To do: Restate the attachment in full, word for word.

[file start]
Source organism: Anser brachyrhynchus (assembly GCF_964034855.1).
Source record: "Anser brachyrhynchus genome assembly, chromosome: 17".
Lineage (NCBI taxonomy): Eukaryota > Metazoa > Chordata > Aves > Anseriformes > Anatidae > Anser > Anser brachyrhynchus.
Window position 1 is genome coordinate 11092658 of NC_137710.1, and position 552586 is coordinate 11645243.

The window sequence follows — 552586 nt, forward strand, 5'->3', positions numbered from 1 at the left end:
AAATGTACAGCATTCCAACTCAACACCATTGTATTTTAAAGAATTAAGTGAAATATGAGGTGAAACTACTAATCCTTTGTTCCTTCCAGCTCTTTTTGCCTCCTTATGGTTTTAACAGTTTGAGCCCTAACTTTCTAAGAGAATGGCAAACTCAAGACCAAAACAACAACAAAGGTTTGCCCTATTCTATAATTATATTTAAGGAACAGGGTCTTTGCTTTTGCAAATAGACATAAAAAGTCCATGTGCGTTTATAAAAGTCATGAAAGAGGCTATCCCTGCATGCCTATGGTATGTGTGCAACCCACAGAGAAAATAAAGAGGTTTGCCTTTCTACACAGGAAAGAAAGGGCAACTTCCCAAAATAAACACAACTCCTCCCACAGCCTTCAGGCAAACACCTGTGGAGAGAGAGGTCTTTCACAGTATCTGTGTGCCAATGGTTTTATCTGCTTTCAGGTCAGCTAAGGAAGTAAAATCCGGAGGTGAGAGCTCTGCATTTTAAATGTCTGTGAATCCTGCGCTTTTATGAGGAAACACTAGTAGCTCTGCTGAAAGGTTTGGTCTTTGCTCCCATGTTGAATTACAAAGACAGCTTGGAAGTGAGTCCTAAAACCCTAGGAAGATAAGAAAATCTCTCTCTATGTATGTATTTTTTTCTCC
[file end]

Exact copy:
Source organism: Anser brachyrhynchus (assembly GCF_964034855.1).
Source record: "Anser brachyrhynchus genome assembly, chromosome: 17".
Lineage (NCBI taxonomy): Eukaryota > Metazoa > Chordata > Aves > Anseriformes > Anatidae > Anser > Anser brachyrhynchus.
Window position 1 is genome coordinate 11092658 of NC_137710.1, and position 552586 is coordinate 11645243.

The window sequence follows — 552586 nt, forward strand, 5'->3', positions numbered from 1 at the left end:
AAATGTACAGCATTCCAACTCAACACCATTGTATTTTAAAGAATTAAGTGAAATATGAGGTGAAACTACTAATCCTTTGTTCCTTCCAGCTCTTTTTGCCTCCTTATGGTTTTAACAGTTTGAGCCCTAACTTTCTAAGAGAATGGCAAACTCAAGACCAAAACAACAACAAAGGTTTGCCCTATTCTATAATTATATTTAAGGAACAGGGTCTTTGCTTTTGCAAATAGACATAAAAAGTCCATGTGCGTTTATAAAAGTCATGAAAGAGGCTATCCCTGCATGCCTATGGTATGTGTGCAACCCACAGAGAAAATAAAGAGGTTTGCCTTTCTACACAGGAAAGAAAGGGCAACTTCCCAAAATAAACACAACTCCTCCCACAGCCTTCAGGCAAACACCTGTGGAGAGAGAGGTCTTTCACAGTATCTGTGTGCCAATGGTTTTATCTGCTTTCAGGTCAGCTAAGGAAGTAAAATCCGGAGGTGAGAGCTCTGCATTTTAAATGTCTGTGAATCCTGCGCTTTTATGAGGAAACACTAGTAGCTCTGCTGAAAGGTTTGGTCTTTGCTCCCATGTTGAATTACAAAGACAGCTTGGAAGTGAGTCCTAAAACCCTAGGAAGATAAGAAAATCTCTCTCTATGTATGTATTTTTTTCTCC